Hunt has done an enormous service to Kashmir by preserving the representations, which often swing like a pendulum between a heavenly abode and a place ravaged by strife.

By the time the seething summer of 2010 thawed, 118 people had lost their lives across the valley. Years later, the telling number would become an index for 118 conversations in Alana Hunt’s book — 118 cups of Nun Chai. One chai for one casualty.

Nun Chai is made with green tea leaves, a specific kind, available in Kashmir. The pink colour is credited to the reaction of baking soda with the green tea leaves. So. Pink personifies pain. It’s also a brewage of hope.

In June 2016, Cups of Nun Chai was serialized in Kashmir Reader. The state government banned the newspaper amid another seething summer in the valley, and the project remained incomplete. 

It may not be easy to bring dead back in Kashmir in writings, but Cups of Nun Chai bears witness to the vale’s woe, a la Dickensian. 

Hunt—who first visited Kashmir in 2009—is adept at harnessing all the conventions of the Dickensian novel—including startling coincidences and sudden swerves of misfortune—to lend Kashmir’s story a stark, bleak dimension, as well as a visceral appreciation of the randomness of life and fate’s sometimes wicked sense of humour. 

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“Each of us has his own rhythm of suffering,” said Roland Barthes. This book mainly deals with the suffering of Kashmir. And it does so honestly.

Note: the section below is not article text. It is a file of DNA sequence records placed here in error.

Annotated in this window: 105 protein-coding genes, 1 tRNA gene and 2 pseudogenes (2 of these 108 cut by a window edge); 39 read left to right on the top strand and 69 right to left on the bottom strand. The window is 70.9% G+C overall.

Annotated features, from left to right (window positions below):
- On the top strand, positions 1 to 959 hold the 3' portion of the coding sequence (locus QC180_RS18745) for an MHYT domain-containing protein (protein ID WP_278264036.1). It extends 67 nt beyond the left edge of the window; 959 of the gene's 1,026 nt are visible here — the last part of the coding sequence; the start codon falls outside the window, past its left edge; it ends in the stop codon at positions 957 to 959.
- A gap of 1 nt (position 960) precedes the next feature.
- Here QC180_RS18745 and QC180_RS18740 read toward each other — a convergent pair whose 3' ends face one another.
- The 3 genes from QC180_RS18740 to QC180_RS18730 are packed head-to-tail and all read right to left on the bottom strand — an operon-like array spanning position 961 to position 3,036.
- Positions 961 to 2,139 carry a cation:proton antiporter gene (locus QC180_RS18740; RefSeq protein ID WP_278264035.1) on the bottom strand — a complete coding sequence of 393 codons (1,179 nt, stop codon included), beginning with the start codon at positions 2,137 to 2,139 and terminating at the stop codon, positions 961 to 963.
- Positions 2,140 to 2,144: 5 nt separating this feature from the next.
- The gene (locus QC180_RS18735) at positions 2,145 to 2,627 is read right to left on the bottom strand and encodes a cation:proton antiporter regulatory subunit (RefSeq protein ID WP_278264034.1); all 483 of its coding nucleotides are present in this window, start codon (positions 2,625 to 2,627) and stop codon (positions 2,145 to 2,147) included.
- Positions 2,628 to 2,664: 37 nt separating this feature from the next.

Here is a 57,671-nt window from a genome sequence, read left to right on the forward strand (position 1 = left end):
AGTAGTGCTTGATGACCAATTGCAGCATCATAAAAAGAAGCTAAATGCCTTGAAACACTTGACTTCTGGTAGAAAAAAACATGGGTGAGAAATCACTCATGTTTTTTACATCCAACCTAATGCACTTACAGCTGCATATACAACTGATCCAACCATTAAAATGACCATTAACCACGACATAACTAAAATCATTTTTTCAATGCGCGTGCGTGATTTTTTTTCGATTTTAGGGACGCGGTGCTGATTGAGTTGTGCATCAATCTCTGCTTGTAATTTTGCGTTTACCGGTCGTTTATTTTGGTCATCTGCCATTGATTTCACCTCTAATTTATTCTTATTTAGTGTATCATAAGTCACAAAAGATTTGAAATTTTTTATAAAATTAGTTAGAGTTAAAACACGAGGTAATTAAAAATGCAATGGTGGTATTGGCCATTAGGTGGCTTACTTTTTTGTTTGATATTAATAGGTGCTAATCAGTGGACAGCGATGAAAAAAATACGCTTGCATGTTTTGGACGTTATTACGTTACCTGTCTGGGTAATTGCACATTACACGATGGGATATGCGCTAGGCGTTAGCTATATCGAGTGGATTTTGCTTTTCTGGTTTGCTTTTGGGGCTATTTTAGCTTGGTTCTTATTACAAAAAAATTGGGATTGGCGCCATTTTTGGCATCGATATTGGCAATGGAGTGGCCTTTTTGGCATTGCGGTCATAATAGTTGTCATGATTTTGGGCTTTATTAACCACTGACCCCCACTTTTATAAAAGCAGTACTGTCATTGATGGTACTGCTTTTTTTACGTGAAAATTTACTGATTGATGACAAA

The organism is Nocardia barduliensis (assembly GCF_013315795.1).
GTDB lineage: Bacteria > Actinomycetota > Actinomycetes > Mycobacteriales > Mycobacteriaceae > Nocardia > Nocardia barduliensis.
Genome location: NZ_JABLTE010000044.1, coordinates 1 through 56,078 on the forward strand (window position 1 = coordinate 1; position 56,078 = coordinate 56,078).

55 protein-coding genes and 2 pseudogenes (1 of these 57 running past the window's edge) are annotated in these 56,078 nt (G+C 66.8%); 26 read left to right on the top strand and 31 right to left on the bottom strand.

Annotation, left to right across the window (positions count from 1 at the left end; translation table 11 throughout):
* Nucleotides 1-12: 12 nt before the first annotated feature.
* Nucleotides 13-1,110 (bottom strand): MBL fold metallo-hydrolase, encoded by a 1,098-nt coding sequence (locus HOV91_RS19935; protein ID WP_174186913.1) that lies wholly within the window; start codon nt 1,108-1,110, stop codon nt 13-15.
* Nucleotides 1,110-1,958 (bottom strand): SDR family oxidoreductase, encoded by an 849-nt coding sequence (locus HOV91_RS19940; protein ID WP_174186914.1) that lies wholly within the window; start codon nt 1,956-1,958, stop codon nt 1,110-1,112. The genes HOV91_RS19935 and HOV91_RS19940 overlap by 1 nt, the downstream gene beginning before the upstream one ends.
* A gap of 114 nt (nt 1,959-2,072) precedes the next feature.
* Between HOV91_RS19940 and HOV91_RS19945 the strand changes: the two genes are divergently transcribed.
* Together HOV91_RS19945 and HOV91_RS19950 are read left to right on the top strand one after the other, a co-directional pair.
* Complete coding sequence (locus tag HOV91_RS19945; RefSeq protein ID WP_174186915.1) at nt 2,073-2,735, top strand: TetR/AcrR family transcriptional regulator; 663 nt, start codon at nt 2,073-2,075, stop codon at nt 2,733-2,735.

Alana Hunt’s book cover.

Cups Of Nun Chai is difficult work. It’s emotional for a Kashmir to revisit the days of wrath in her writings. But as she travels, she brings lots of places alive. And compares the global crises with Kashmir. 

Hunt is also an artist and her book is art. It’s about death. But its appearance is like a school kid enjoying ice cream on a hot summer afternoon in present-day Syria. 

The author’s engagement with the searing subject is global in appeal. She has shared cups of nun chai with people in Kashmir and across Australia, Bangkok, and Europe. The conversations were always about injustice happening in the different parts of the world. 

Hunt’s book is a search for meaning in the face of something so vicious it appears absurd.

Reading the book makes you revisit some haunting bygone moments in Kashmir. When I was little, in Batamaloo, there used to be prolonged curfews. We could not buy milk for the tea for days. My grandmother would grind rice. Fry it. We would have that with tea. The remaining of the fried broken rice in the dark milk-less nun chai would look like bloody white teeth.

Hunt has done an enormous service to Kashmir by preserving these representations, which often swing like a pendulum between a heavenly abode and a place ravaged by strife. She tries to evade this binary and into the complex spaces in lateral and oblique ways. 

As an artist, she wrestles with visual representation limits, which is how she came to employ language in this book. 

The gesture of holding each cup of nun chai acts as an accumulating allegory of care in the face of what is otherwise an extreme situation.

The sharing of pain, Berger writes in The Shape of a Pocket, is one of the essential preconditions for refinding dignity and hope. Much pain is unshareable. But the will to share pain is shareable. And from that inevitably, inadequate sharing comes resistance.



With lucid language and exemplary storytelling, Hunt is overcoming a hitch—an apparent jinx in local legends—about Kashmir in world literature. 

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